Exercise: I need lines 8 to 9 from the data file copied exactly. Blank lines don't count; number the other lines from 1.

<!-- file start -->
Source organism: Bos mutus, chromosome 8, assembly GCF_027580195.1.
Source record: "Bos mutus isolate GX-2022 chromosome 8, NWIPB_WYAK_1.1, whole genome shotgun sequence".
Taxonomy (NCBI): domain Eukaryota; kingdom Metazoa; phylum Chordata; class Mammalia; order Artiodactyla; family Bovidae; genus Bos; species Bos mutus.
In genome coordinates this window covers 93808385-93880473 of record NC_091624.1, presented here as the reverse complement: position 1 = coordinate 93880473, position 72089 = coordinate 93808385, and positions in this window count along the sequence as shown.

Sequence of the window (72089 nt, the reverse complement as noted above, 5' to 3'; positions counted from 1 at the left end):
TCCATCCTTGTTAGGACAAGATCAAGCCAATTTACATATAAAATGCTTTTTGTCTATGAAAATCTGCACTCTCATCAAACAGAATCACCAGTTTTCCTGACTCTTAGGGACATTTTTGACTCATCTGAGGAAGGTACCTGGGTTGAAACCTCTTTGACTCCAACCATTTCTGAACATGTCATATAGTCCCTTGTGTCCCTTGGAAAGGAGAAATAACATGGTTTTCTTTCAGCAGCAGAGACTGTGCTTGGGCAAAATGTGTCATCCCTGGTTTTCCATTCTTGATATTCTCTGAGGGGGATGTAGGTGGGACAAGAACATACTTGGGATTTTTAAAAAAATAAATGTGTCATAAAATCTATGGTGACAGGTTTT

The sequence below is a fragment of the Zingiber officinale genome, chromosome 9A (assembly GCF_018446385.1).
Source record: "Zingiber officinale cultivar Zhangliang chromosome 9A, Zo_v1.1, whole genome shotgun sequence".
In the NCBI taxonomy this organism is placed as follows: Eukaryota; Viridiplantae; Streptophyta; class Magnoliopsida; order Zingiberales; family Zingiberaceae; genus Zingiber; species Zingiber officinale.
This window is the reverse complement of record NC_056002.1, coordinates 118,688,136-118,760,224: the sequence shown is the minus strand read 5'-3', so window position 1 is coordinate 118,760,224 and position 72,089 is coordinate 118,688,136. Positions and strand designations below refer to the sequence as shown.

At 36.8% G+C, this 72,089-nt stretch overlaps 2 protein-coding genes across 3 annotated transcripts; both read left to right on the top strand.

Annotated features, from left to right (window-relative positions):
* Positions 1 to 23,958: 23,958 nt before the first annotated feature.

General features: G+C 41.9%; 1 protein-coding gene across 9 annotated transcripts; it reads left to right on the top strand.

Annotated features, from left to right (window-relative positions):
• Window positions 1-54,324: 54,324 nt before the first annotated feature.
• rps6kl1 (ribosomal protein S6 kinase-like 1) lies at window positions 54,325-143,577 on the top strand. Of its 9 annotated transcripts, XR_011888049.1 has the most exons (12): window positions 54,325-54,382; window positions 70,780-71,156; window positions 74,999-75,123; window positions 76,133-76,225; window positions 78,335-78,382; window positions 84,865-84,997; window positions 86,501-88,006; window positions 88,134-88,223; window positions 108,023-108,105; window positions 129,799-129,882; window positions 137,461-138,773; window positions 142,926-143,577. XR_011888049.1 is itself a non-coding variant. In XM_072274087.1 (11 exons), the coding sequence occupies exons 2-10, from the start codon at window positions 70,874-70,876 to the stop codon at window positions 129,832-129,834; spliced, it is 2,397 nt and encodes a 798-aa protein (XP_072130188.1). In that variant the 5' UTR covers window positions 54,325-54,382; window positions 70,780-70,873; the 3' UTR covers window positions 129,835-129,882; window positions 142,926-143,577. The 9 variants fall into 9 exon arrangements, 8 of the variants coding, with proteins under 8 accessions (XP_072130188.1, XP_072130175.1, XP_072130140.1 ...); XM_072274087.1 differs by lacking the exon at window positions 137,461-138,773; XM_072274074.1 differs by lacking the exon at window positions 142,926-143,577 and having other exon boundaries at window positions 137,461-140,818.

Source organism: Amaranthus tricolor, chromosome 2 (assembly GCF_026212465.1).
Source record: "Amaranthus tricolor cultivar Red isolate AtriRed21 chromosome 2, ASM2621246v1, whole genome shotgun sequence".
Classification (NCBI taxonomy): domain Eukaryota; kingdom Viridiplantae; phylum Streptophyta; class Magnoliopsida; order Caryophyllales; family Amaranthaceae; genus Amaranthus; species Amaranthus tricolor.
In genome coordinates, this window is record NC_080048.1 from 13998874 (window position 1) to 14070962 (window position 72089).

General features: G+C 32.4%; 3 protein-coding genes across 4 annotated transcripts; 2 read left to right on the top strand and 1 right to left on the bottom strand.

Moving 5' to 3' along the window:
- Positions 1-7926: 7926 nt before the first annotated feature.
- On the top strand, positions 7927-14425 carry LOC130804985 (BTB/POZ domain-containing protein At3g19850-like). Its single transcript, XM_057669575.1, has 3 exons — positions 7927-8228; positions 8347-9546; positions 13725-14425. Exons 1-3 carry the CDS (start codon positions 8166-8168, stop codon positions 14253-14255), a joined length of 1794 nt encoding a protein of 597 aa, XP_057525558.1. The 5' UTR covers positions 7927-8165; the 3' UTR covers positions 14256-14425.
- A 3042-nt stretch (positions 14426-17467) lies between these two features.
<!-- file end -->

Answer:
Source record: "Zingiber officinale cultivar Zhangliang chromosome 9A, Zo_v1.1, whole genome shotgun sequence".
In the NCBI taxonomy this organism is placed as follows: Eukaryota; Viridiplantae; Streptophyta; class Magnoliopsida; order Zingiberales; family Zingiberaceae; genus Zingiber; species Zingiber officinale.